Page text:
Books about female friendships have been all the buzz ever since the literary event that was Ferrante’s Neapolitan Quartet. However, as is bound to happen, most books in this genre do not bring anything new to the table. Here I have rounded up the most powerful and moving portrayal of friendship in fiction this year that successfully capture the essence of friendship during different stages of life.
This devastating and gorgeously written novel is about the ill-fated friendship of Cat and Marlena. Marlena comes into Cat’s life after (as a consequence of her parents divorce) she relocates with her mother to Michigan. Impressionable and lonely, she makes friends with the older and troubled Marlena. Cat slowly loses herself in this friendship and is sucked into Marlena’s world of addiction and neglect. This is a heart wrenching portrayal of friendships that are hard to resist and how they continue to define us later in life.
This is an emotionally gripping adolescent drama from the acclaimed author of The Woman Upstairs. Messud intricately explores the fraught friendship between Julie and Cassie, growing up and apart in small-town Massachusetts. This layered story grasps the psychological complexity of bonds forged in childhood and the unexpected way in which they evolve with time. A haunting exploration of the complexity of female friendships.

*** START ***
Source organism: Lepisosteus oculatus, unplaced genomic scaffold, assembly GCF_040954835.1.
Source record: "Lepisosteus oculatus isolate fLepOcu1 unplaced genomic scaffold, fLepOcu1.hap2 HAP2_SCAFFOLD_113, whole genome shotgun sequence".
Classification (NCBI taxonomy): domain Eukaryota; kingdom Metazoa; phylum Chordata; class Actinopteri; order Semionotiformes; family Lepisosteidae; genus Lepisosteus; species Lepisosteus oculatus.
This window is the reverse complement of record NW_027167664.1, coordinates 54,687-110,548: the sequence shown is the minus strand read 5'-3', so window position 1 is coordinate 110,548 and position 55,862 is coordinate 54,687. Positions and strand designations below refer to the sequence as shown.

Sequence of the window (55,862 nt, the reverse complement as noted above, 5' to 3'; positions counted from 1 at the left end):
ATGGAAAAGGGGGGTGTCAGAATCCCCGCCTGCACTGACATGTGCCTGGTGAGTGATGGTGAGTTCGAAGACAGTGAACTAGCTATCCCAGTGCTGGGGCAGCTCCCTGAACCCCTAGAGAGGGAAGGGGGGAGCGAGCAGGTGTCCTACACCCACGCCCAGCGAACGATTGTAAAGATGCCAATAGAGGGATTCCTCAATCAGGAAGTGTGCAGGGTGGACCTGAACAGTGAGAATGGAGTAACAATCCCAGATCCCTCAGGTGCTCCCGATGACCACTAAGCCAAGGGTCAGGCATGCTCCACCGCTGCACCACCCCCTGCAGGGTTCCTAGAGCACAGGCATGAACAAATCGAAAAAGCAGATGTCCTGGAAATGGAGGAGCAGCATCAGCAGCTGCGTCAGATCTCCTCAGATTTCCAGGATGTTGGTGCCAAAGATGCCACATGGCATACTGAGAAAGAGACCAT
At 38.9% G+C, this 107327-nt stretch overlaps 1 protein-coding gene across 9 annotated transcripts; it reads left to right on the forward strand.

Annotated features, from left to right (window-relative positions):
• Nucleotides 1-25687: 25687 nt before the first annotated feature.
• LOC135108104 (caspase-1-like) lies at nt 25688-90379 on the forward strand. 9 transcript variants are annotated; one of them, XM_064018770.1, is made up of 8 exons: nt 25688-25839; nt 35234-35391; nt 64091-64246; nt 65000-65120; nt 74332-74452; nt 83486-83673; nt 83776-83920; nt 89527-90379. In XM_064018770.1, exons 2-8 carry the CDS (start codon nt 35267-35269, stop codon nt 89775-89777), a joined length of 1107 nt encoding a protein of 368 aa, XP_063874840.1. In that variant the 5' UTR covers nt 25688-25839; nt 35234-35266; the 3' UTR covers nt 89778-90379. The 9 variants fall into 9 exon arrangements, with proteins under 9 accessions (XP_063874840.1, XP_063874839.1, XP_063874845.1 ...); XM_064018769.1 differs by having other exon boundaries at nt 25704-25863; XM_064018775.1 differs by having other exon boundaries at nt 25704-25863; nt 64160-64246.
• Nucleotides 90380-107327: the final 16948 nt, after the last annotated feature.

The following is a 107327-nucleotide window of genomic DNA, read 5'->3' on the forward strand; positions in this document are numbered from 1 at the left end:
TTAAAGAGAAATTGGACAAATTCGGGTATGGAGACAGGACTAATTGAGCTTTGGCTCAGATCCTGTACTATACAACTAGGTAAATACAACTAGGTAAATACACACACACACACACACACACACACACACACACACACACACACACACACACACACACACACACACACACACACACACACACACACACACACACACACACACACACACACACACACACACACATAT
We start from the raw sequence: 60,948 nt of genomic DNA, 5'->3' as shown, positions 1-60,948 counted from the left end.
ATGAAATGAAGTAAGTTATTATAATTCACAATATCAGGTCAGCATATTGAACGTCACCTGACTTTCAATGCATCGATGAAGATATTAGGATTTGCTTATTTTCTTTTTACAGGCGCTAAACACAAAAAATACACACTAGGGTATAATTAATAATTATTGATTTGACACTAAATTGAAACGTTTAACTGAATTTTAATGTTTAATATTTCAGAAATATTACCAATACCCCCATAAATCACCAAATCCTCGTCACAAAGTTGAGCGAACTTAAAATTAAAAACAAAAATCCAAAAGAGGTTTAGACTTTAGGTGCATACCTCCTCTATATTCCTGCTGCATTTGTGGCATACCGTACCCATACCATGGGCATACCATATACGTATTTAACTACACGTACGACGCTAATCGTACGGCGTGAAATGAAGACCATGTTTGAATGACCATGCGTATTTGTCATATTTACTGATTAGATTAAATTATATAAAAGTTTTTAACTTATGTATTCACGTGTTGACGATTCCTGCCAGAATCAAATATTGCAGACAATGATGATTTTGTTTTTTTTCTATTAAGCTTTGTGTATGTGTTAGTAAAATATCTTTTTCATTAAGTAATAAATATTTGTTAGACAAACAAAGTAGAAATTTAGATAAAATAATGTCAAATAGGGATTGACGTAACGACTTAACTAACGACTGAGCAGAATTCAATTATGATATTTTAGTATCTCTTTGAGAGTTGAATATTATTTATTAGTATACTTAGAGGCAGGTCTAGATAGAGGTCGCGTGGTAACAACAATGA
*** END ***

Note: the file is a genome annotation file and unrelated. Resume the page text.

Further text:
This is a powerful and beautifully written novel from the award winning writer of Brown Girl Dreaming. A coming-of-age story of four best friends in Brooklyn, New York which explores black girlhood and nostalgia. Running into a childhood friend causes August to recall her far from perfect childhood which was made tolerable by her three girlfriends. They navigate the dangerous outside world replete with predatory male attention and lechers, with their friendship being their only anchor. Their camaraderie allow them to go through trauma and horrific experiences while still managing to hold on to their dreams. Another Brooklyn is a lyrical account of friendship and looking back at a melancholic past comprising of shared confidences, hardships and bittersweet memories.
This gripping thriller reads like the adult version of Pretty Little Liars. Isa, Kate, Thea, and Fatima have been sharing a terrible secret since their boarding school days. Things come to a head when they are reunited years later after the discovery of a body on the beach. Taut and eerie, Ware’s latest is a perfect page-turner. One of the high points of this book is how the story veers away from the trope of women being at the mercy of their circumstances. All four women have distinct, three-dimensional personalities which is exactly what makes this steady, character-driven mystery a riveting read.